Background: DNA in our chromosomes is continuously exposed to chemical damage: from chemicals or radiation absorbed from the environment, but more commonly from byproducts of our own metabolism. The process of DNA replication is itself capable of damaging DNA. Our cells cope with DNA damage in a variety of ways, including direct reversal of the damage (e.g. re-connecting a broken DNA strand) and removal of chemically modified bases followed by re-synthesis of the proper DNA strand. Restoring the original DNA sequence often relies on information from an additional copy of the sequence: the opposite strand of the double helix (if undamaged) or a sister DNA molecule (if replication of that segment of DNA has already occurred).A common feature of many DNA repair processes is the separation and intertwining of DNA strands. This is assisted by enzymes called DNA helicases, which are essential participants in DNA repair and a variety of other processes. A number of human genetic disorders, including Bloom’s syndrome, Werner’s syndrome, Rothmund-Thomson syndrome and Xeroderma pigmentosum, result from defects in genes encoding DNA helicases. Each of these conditions has specific manifestations, but all share a high incidence of cancer, indicating the importance of DNA helicases to protection against cancer-causing mutations.An interesting twist on the role of the DNA repair machinery in cancer relates to the treatments used in cancer therapy. Radiotherapy and several modes of cancer chemotherapy rely on killing cancer cells through deliberate damage to the DNA. Paradoxically, powerful DNA repair mechanisms can help cancer cells evade the effects of chemotherapy. We clearly need to understand better the complex interactions between DNA repair pathways and survival of cancer cells in order to control these processes for therapeutic purposes.Project: This project focuses on a family of DNA helicases related to the RecQ protein; these include in the human RECQ1, Bloom, and Werner proteins, as well as RECQ4 and RECQ5. We aim to understand both the fundamental biochemistry of these proteins as well as exploring the medical potential of inhibiting one or more of these enzymes in cancer cells. At the basic level, we are analyzing the structures of helicases by X-ray crystallography, and using the structures as predictive tools to generate site –specific mutants and to guide the development of small-molecule inhibitors. At the medicinal chemistry level, we have developed the first cell-permeable inhibitors of BLM. This project will use structure-based and other methods to develop inhibitors with more favorable properties for use in more relvant cellular and in vivo models.Significance: We have developed the first inhibitors of DNA helicases, but this area has not been explored for its medical potential. This work is based on solid preliminary results, and will open an entirely new area of investigation with potential impact both on fundamental research and in future cancer therapy.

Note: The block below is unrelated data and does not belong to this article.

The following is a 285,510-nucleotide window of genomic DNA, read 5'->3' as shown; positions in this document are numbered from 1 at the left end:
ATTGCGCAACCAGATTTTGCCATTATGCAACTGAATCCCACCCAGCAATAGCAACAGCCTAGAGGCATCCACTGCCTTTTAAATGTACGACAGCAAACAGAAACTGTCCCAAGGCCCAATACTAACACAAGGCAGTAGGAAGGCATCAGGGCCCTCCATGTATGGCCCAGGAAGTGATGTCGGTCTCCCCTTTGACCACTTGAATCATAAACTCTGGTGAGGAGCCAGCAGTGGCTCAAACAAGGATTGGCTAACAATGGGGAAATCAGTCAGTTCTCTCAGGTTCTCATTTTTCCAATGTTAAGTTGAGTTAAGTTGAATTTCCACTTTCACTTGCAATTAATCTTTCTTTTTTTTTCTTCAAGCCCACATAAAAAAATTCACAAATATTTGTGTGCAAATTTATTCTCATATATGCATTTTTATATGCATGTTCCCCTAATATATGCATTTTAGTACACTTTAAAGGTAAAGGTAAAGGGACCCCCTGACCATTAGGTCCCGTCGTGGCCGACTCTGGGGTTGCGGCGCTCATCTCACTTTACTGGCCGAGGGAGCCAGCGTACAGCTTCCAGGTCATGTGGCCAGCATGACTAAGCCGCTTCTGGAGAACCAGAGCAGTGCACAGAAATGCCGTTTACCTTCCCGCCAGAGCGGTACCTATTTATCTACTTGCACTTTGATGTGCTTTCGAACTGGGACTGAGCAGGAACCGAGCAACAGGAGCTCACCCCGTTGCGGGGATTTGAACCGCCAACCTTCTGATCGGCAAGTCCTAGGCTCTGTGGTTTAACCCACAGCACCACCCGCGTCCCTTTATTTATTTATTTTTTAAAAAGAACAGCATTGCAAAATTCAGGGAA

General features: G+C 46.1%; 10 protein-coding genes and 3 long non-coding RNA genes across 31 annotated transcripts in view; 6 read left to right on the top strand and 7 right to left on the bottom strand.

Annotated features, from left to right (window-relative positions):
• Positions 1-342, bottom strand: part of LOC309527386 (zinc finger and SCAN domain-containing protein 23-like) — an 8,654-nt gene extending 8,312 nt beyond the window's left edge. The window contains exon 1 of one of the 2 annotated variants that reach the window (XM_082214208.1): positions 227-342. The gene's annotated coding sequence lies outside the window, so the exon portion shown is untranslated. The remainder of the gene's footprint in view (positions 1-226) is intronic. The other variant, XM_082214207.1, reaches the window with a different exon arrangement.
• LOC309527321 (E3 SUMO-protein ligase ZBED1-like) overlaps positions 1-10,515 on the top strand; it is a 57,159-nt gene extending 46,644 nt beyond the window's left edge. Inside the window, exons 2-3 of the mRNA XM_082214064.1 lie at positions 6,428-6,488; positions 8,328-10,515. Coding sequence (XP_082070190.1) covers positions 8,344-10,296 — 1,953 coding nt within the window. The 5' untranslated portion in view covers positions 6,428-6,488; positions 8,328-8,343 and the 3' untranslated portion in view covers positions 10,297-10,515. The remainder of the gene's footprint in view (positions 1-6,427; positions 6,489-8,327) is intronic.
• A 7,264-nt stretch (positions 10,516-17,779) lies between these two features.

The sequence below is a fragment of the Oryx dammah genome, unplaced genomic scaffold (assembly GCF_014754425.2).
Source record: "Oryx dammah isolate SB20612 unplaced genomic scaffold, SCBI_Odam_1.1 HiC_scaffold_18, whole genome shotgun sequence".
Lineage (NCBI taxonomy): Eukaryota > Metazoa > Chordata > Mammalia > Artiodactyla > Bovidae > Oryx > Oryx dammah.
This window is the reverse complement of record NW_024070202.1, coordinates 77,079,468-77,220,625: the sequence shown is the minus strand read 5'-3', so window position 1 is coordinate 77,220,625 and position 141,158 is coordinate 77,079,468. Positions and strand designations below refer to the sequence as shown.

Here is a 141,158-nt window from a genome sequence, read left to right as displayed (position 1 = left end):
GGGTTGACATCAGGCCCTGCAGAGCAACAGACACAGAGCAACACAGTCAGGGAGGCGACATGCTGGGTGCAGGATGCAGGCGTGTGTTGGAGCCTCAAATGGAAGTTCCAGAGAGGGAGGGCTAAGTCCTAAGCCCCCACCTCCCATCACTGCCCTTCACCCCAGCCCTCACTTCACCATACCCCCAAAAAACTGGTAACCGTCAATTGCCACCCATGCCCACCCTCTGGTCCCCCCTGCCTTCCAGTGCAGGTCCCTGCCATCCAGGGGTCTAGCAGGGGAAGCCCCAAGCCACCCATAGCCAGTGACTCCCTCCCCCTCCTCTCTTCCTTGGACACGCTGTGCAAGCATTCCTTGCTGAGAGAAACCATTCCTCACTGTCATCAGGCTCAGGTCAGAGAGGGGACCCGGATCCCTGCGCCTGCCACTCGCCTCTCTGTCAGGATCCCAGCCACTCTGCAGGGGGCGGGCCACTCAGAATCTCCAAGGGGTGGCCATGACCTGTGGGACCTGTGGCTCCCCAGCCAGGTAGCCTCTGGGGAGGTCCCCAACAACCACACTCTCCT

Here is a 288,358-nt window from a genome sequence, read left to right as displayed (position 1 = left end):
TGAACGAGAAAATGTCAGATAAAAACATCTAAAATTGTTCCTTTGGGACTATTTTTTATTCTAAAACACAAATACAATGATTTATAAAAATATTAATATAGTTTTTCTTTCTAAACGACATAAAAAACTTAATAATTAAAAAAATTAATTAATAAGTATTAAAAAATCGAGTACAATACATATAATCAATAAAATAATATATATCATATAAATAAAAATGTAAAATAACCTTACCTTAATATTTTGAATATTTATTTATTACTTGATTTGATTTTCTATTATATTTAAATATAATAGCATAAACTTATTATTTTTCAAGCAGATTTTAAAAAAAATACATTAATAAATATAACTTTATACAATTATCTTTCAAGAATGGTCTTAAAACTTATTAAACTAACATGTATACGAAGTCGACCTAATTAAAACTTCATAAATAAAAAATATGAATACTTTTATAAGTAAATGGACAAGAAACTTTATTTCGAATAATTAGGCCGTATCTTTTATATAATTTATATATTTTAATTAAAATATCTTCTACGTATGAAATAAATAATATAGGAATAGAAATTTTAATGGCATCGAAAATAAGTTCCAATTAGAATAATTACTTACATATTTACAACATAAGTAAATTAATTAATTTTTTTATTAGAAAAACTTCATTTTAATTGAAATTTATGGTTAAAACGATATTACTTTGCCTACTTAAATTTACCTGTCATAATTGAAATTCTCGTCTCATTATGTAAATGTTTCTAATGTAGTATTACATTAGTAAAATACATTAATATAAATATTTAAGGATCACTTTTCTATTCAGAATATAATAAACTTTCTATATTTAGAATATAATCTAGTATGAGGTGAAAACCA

The ribosome is the universally conserved, two-subunit ribonucleoprotein ribozyme that synthesizes proteins by sequentially incorporating aminoacyl-transfer RNA (aa-tRNA) substrates in the order specified by the codon sequence of a messenger RNA (mRNA) template, a process termed translation () . Over the past eight years, single-molecule fluorescence imaging has significantly expanded our mechanistic understanding of translation. We begin this article by briefly reviewing the prolific body of work that has emerged from single-molecule in vitro fluorescence studies of translation. Using a top-down approach, we open with a discussion of studies in which the overall rate of protein synthesis by single ribosomes has been measured and conclude with a synopsis of the numerous studies in which partial reactions within the translation pathway have been kinetically dissected with single-molecule resolution. We follow this by highlighting a number of exciting recent reports in which protein synthesis and ribosomes have been imaged in living cells using cutting-edge in vivo single-molecule fluorescence imaging approaches. Collectively, these advances in fluorescence imaging of translation are enabling researchers to address mechanistic questions that have remained difficult or impossible to address using ensemble biochemical approaches.
RCSB Protein Data Bank - RCSB PDB